My wife’s a teacher so she’s had months of guff about education from people who know nothing about it.
As I write this there’s a load of guff going around about algorithms by people who know nothing about them.
An algorithm is just a way of making a decision.
If you’re trying to decide whether to take an umbrella with you, your algorithm might be “gather data (look at the sky) and if it’s dark grey take the umbrella”. Simple right?
But that algorithm is based on a piece of knowledge – dark skies normally mean rain coming soon. Asking someone who has only ever lived in Death Valley to write your umbrella algorithm might look very different.
However now we have a sea change in algorithms. Machine learning has changed everything – instead of asking a human being to use their experience to make the decisions, we give a machine tons of data and it spots trends and analyses that humans can’t see. And then uses those to make the decisions.
Which is amazing.
However the decisions that come from this are only as good the data that the system is trained on. If you give the umbrella algorithm nothing but Death Valley weather data it’s not likely to be able to predict umbrella usage in Manchester.
So algorithms aren’t the problem. We use them every day.
The real problem is keeping control of who writes them, who trains them. And no one is looking at that.
One of the things I’ve gained over the last few months is a better perspective on my time.
Time is really valuable, one of the most valuable things we have.
Looking after it is partly a matter of mindset, of approach.
If someone asked me “how’s business?” I’d immediately respond “really busy”. I don’t do that now, I say “really good”.
When I have something else to do my initial thought was mild anxiety – “when can I squeeze it in?” Now it’s “I’ll add it to the list and it will get done”.
Looking after it is also a matter of money. Because money can buy you time.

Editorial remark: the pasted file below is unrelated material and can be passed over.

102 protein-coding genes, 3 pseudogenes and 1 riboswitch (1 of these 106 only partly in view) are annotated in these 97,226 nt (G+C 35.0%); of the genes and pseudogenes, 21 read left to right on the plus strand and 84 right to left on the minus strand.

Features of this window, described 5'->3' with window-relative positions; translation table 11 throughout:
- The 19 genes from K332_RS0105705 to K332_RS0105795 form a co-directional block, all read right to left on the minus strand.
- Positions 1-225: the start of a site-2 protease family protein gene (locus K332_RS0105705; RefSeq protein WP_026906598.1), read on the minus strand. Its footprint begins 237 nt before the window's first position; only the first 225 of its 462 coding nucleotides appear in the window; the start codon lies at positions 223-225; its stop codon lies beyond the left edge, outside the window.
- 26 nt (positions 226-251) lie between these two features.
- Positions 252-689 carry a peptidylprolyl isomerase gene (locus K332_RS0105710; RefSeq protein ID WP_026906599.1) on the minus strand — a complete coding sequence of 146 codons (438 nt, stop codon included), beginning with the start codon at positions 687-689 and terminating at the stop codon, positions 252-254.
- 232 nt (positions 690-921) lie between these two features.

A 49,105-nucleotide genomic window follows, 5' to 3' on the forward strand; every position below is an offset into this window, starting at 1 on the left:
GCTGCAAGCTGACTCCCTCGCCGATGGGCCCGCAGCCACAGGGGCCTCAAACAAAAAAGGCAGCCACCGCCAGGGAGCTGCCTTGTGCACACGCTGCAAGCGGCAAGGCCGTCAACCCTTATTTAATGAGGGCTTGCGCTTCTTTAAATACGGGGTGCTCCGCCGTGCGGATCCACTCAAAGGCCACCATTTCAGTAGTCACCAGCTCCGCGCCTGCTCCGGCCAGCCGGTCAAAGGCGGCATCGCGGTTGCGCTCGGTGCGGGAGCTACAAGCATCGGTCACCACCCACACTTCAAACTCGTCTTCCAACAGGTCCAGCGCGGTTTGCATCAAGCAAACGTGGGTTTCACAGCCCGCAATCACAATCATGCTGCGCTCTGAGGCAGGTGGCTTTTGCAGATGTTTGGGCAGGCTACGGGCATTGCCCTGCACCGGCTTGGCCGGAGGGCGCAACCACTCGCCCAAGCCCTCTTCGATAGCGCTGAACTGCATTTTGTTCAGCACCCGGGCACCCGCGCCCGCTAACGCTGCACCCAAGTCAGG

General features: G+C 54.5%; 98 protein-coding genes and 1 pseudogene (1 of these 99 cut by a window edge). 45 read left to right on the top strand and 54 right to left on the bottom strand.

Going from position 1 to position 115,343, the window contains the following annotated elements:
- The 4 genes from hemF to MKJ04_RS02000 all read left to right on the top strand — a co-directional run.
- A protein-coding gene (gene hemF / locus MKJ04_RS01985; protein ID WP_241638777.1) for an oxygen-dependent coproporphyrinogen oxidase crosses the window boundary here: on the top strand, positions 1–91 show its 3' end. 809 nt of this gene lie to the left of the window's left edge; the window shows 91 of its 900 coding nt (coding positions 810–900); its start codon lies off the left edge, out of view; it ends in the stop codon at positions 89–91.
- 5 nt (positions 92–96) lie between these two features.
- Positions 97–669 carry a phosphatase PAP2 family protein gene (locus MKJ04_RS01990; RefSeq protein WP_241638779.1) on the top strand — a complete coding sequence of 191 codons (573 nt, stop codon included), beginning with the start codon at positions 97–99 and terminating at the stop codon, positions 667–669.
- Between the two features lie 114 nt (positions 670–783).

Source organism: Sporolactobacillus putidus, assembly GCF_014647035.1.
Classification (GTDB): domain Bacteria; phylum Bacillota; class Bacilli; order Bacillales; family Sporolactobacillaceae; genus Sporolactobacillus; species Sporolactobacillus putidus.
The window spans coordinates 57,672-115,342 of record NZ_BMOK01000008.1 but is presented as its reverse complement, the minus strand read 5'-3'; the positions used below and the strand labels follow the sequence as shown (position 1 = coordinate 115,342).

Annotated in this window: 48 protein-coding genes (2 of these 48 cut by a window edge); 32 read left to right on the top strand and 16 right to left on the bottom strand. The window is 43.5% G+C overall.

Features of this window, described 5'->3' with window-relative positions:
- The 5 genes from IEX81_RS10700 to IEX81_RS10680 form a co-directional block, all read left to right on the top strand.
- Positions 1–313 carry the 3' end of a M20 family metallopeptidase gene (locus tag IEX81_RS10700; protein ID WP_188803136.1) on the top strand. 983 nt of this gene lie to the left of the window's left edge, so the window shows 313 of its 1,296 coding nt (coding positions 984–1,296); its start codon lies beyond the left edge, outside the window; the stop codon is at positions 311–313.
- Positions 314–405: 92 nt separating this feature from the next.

I have a load of software work for some existing clients to work through. Software is slow, focussed, work. But one of my old developers, Pavel, messaged me the other day. He had left to join a startup but things were slow so was asking for more work. And because I’ve got a bit of money put aside, I can afford to hire him back. Meaning he can take a load of tasks I don’t enjoy doing off my plate.
Money doesn’t really motivate me. But being able to choose what I do with my time? That’s really important to me. The money let’s me do that, which is why I make sure I look after it.
I knew, last year, that the way i was doing things wasn’t really working for me.
I did the standard coaching thing of scheduling a call or meeting, my client and I would chat for an hour and they would come away with some action points. And we would schedule the next call or meeting in however many days’ time.
We enjoyed the chats. But I didn’t feel like my clients were making the progress they should. And we were spending lots of time hunting for gaps in our schedules when we could meet.
I didn’t have the time-freedom that I was promising to my clients. And if I didn’t have it, how could you trust me to deliver it for you?
So I used lockdown to rip it all to pieces and start over.
Now it’s one small task per day, so you build momentum and make progress.
Now it’s delivered online, so we can both work when it suits us best.
Now it’s ongoing, so even after the core programme, we stay in touch and I make sure you stay on track.
I needed to walk the walk and build a business that gave me my own time freedom. It’s working. And in the last three weeks, three new clients have agreed with me.
So do you choose how you spend your time, or is it chosen for you?